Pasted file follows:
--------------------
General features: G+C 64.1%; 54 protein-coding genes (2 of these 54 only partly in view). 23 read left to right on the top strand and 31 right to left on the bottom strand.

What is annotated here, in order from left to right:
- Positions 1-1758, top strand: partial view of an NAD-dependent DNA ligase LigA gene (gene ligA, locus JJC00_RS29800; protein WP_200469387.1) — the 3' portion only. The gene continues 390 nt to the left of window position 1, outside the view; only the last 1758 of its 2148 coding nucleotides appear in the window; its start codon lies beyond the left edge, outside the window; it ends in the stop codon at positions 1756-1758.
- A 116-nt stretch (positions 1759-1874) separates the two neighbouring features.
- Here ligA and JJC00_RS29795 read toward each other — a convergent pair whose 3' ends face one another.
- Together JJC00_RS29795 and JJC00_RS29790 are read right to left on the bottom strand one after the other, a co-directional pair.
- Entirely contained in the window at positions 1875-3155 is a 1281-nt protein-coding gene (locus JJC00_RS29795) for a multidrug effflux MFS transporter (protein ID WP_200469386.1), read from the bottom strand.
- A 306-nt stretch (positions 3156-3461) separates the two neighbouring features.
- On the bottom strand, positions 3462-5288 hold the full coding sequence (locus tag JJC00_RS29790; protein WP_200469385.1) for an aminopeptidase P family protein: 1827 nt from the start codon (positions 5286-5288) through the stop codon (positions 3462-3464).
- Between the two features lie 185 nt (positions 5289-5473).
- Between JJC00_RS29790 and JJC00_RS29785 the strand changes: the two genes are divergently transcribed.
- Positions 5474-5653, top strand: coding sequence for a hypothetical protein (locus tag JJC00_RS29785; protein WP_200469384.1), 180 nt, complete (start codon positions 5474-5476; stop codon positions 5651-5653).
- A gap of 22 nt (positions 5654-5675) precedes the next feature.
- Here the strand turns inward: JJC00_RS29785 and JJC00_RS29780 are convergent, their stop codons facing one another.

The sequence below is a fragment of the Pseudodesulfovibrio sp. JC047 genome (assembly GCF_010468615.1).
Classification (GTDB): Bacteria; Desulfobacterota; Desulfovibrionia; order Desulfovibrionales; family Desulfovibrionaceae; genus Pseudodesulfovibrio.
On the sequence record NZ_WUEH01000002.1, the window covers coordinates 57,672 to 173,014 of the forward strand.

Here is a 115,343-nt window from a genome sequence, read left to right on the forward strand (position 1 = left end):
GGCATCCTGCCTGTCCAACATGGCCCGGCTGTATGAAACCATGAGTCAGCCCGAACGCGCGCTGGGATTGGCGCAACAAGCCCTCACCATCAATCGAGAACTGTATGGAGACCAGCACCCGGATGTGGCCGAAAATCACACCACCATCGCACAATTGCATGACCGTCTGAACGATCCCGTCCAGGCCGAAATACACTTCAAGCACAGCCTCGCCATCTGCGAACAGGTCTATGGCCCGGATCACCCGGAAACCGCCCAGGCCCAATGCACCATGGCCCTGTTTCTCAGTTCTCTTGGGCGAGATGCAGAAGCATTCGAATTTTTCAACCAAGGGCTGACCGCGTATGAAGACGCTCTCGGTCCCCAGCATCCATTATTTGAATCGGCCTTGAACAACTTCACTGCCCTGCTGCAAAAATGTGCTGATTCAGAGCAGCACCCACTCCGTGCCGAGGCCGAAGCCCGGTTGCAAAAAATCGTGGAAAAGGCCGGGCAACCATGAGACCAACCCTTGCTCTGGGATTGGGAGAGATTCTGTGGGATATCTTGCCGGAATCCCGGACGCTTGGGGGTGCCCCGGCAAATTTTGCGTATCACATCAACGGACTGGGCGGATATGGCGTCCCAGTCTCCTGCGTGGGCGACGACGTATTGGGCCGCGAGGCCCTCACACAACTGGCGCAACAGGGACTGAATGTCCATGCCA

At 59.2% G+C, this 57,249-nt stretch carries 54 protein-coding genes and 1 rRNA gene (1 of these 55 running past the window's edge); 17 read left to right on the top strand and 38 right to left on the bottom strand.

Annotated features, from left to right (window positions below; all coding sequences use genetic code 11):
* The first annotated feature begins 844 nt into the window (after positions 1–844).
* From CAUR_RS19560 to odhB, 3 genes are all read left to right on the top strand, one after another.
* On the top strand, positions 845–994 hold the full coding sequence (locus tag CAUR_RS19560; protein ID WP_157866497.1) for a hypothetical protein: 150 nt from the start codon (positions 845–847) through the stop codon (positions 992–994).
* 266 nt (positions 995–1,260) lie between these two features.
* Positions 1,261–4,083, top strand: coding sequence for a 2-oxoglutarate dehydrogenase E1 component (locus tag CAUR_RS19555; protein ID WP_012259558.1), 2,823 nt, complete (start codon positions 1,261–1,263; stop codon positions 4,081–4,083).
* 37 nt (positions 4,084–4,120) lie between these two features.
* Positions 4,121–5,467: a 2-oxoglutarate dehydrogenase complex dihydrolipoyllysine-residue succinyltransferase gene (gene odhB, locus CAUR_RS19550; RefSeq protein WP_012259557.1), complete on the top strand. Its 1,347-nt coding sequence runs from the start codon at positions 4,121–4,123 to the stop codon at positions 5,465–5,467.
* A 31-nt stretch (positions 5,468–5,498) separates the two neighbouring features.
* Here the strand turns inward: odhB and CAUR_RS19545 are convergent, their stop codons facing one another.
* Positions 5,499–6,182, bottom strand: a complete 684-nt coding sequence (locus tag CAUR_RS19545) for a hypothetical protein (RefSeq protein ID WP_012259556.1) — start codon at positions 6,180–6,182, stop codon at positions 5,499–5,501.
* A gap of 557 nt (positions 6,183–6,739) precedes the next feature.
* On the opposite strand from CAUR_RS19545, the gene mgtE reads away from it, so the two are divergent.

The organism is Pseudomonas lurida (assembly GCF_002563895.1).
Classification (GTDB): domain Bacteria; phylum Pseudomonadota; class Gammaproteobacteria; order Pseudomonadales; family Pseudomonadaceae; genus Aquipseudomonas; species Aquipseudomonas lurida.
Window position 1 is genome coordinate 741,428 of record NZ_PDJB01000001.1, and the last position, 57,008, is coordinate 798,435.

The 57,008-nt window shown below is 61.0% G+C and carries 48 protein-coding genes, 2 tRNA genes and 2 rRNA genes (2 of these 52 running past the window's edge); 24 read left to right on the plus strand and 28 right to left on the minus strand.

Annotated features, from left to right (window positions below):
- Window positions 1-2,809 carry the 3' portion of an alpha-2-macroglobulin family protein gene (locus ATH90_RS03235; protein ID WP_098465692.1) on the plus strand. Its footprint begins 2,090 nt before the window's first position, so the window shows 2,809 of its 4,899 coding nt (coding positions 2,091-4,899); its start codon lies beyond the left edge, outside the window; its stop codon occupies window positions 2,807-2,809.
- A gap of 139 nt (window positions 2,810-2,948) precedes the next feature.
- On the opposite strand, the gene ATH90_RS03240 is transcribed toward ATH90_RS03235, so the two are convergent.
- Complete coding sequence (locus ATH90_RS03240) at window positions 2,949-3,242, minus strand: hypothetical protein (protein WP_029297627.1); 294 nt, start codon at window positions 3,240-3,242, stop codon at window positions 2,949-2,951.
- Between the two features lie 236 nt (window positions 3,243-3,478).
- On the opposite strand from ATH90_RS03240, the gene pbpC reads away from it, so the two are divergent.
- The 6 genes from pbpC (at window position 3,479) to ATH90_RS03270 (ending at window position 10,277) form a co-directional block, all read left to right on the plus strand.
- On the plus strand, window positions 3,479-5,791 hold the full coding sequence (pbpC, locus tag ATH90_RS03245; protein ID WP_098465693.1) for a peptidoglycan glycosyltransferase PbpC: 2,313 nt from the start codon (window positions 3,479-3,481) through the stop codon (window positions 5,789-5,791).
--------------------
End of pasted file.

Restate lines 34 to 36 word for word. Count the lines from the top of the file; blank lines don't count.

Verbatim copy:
The organism is Pseudomonas lurida (assembly GCF_002563895.1).
Classification (GTDB): domain Bacteria; phylum Pseudomonadota; class Gammaproteobacteria; order Pseudomonadales; family Pseudomonadaceae; genus Aquipseudomonas; species Aquipseudomonas lurida.
Window position 1 is genome coordinate 741,428 of record NZ_PDJB01000001.1, and the last position, 57,008, is coordinate 798,435.